Mnangagwa playing chase-games on third-term move

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IN a calculated power retention move, President Emmerson Mnangagwa, still toying with the possibility of a third-term presidential bid, has given the nod to a Zanu PF restructuring exercise of cell and village organs, which will likely be stuffed with his loyalists.

The grassroots structures are expected to trigger calls for the Zanu PF leader to stay in power beyond the Constitutional term limit, and force changes to the country’s supreme law.

An internal memorandum from national political commissar Mike Bimha dated April 16, 2024, and addressed to provincial chairpersons and commissars, spells out the roadmap to the eventual voting for the party’s primary organs across the country.

“Provinces are now instructed to commence restructuring of party cells and villages beginning with the convening of PCC (provincial coordinating committee) meetings during the weekend of May 4 and 5, 2024.

“The Commissariat Department shall deploy Politburo members to address these PCC meetings on how the restructuring programme shall be conducted,” said Bimha.

Following the scheduled PCC meetings, provinces are expected to call for inter-district indabas at all district coordinating committee (DCC) centres on May 11 and 12, 2024.

Nationwide inter-branch meetings will then be held the next weekend while the actual restructuring should effectively be done on May 20.

“The inter-branch meetings are very important in this whole programme since it is the branch executive committees that are finally going to physically carry out the actual restructuring of the cells and villages under their jurisdiction with supervision from the district, DCC and provincial leadership,” the commissar further stated.

Bimha reiterated that the polls shall be by way of secret ballot.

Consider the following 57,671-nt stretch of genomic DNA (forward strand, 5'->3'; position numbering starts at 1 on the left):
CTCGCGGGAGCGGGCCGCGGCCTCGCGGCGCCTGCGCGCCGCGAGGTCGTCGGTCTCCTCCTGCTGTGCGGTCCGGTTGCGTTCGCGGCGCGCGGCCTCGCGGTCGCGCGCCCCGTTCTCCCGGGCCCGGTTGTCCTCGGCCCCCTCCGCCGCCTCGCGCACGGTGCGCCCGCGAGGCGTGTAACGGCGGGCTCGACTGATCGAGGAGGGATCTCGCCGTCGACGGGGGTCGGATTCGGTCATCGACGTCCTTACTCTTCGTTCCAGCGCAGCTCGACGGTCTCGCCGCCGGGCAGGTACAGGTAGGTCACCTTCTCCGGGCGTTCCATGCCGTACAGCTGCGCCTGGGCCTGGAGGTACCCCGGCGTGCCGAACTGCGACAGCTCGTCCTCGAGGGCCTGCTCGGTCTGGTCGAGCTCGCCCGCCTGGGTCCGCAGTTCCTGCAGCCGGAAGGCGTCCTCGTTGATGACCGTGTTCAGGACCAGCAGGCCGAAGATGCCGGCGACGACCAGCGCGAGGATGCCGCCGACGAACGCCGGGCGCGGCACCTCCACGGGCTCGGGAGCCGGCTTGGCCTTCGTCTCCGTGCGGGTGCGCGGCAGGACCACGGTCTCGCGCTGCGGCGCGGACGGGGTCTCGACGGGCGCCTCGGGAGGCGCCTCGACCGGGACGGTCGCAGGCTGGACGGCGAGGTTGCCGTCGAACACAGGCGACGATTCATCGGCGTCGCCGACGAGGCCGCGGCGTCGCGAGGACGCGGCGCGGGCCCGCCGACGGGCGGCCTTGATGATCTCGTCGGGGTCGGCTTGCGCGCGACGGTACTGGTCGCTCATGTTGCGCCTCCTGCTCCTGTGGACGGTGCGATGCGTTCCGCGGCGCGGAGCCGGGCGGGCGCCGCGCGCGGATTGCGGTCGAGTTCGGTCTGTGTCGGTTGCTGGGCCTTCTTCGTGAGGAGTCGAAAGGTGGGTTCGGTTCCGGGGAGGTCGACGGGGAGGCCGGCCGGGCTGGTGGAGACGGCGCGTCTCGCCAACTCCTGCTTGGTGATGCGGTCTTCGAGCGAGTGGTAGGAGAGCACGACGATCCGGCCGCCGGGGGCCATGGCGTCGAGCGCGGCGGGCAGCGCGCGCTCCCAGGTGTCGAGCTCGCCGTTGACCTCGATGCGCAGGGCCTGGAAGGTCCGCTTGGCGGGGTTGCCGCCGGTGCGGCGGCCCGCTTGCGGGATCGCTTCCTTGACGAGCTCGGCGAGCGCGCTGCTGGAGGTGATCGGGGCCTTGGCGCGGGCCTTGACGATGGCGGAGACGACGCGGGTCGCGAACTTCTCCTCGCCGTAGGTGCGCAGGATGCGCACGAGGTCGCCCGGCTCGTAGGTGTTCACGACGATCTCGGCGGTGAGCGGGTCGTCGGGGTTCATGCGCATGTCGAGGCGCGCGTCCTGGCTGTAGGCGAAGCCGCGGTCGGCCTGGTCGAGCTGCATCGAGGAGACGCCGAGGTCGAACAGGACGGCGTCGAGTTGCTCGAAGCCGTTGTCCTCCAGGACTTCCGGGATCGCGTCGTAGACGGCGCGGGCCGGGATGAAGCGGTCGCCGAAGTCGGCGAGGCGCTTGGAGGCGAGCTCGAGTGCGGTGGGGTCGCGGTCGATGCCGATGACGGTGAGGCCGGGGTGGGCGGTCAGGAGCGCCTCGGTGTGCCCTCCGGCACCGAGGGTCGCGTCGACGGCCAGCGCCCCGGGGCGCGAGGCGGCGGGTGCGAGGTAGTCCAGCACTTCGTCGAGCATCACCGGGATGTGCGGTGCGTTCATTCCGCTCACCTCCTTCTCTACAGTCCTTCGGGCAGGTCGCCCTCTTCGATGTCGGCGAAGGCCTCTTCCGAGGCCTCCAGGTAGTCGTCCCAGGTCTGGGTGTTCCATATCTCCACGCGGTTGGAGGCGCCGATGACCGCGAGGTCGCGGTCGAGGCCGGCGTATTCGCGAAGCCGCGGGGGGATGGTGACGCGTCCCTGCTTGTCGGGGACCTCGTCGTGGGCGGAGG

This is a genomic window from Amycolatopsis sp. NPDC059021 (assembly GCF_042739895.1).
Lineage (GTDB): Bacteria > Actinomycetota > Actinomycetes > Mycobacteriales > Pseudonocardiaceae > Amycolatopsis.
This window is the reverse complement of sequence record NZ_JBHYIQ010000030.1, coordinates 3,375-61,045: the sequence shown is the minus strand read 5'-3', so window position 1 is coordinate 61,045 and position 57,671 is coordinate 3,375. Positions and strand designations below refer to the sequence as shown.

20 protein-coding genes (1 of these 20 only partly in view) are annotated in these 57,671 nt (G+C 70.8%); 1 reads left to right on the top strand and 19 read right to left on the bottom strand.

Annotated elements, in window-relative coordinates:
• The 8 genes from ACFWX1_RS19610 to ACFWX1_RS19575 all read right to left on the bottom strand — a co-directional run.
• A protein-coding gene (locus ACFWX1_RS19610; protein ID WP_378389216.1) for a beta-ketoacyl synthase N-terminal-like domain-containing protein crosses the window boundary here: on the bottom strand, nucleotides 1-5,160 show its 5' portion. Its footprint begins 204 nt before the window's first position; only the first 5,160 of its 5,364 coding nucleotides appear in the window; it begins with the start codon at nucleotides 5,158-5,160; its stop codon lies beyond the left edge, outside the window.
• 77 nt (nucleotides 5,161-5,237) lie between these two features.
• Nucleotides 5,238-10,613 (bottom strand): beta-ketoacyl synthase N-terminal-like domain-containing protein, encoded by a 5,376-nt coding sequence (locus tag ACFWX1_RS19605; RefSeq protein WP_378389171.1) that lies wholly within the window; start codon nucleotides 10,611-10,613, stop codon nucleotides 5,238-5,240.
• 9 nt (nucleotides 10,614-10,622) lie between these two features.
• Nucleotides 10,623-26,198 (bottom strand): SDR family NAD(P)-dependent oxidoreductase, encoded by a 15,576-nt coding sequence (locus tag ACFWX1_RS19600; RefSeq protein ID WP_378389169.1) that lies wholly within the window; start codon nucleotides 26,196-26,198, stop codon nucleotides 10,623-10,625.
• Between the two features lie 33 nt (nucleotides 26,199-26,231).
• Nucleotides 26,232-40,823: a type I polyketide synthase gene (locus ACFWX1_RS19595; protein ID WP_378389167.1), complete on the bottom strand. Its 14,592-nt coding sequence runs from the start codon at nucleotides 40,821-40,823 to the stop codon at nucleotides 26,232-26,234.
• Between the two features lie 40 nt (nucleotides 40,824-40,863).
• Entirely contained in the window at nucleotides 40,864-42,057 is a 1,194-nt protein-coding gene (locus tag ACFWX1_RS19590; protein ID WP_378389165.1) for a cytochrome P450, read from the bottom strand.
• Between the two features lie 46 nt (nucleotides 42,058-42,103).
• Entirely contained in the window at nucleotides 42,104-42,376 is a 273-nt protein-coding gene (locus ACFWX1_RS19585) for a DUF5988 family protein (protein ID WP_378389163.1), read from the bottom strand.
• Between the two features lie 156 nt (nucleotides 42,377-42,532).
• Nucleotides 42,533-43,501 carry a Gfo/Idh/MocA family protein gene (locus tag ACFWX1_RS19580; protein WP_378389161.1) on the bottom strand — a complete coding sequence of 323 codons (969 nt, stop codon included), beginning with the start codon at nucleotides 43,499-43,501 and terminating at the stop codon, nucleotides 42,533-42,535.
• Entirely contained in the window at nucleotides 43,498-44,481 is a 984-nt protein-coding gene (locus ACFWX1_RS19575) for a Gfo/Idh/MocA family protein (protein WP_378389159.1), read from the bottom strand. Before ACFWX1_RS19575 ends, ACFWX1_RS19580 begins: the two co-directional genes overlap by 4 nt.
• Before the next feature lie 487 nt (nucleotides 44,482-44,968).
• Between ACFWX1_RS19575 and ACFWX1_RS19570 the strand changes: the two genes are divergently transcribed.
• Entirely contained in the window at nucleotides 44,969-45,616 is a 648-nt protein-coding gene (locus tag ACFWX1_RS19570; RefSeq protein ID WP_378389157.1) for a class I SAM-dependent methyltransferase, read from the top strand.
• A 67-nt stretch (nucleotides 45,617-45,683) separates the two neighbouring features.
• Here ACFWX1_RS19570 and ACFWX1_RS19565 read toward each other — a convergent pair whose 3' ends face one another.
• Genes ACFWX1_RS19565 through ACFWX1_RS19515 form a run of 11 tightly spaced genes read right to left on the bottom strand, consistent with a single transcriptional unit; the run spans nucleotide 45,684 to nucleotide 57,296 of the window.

He added that newly-elected officebearers should be accorded the opportunity to conduct verification of members of their respective organs to flush out imposters.

Insinuating that his office will have the final say in who occupies the cell and village posts, Bimha said the Commissariat Department must be satisfied with how “meticulously” the programme is undertaken in each area.

Restructuring of cells and villages is preceding hotly-contested DCC elections, in which structures determine the Zanu PF provincial, and subsequently the national power matrix.

Mnangagwa has cautiously delayed the holding of DCC polls despite the expiry of the organs’ three-year term last year.

The political gamesmanship within Zanu PF is boiling under amid manoeuvering by Vice-President Constantino Chiwenga and his military backers to block Mnangagwa’s third-term ambition.

Chiwenga is said to harbour ambition to succeed Mnangagwa, who has lately recoiled and denied speculation he intends to extend his presidency.

During the 2023 elections, Mnangagwa sidelined the army and deployed the Central Intelligence Organisation (CIO)-run Forever Associates Zimbabwe (FAZ), to win the polls, fearing internal sabotage.

According to media reports, Chiwenga recently influenced key military appointments, including that of his closest ally Lieutenant-General Anselem Sanyatwe as Zimbabwe National Army (ZNA) commander.

Mnangagwa had in 2019 removed Sanyatwe and posted him to Tanzania as ambassador amid purges of the military in the aftermath of the 2017 coup, which first brought him to power.

With Chiwenga on the political rise, scaffolded by the army, Mnangagwa is strategically denying he has intentions of running for a third term, but pointers are that he has a fantasy of extending his stay.

It remains a conundrum how Mnangagwa will stitch his plan without violating a constitutional provision which disqualifies a person “for election as President or appointment as Vice-President if he or she has already held office as President for two terms, whether continuous or not, and for the purpose of this subsection three or more years’ service is deemed to be a full term.”

Amending the Constitution requires a two-thirds parliamentary majority, which Zanu-PF now enjoys in Parliament.

However, section 328 (7) bars an incumbent from benefiting from such a constitutional change.

It says: “Notwithstanding any other provision of this section, an amendment to a term-limit provision the effect of which is to extend the length of time that a person may hold or occupy any public office, does not apply in relation to any person who held or occupied that office, or an equivalent office, at any time before the amendment.”

This means such a change can only benefit future Presidents. Besides, section 328 (7) can only be amended through a referendum as set out under section 328 (9) of the Constitution.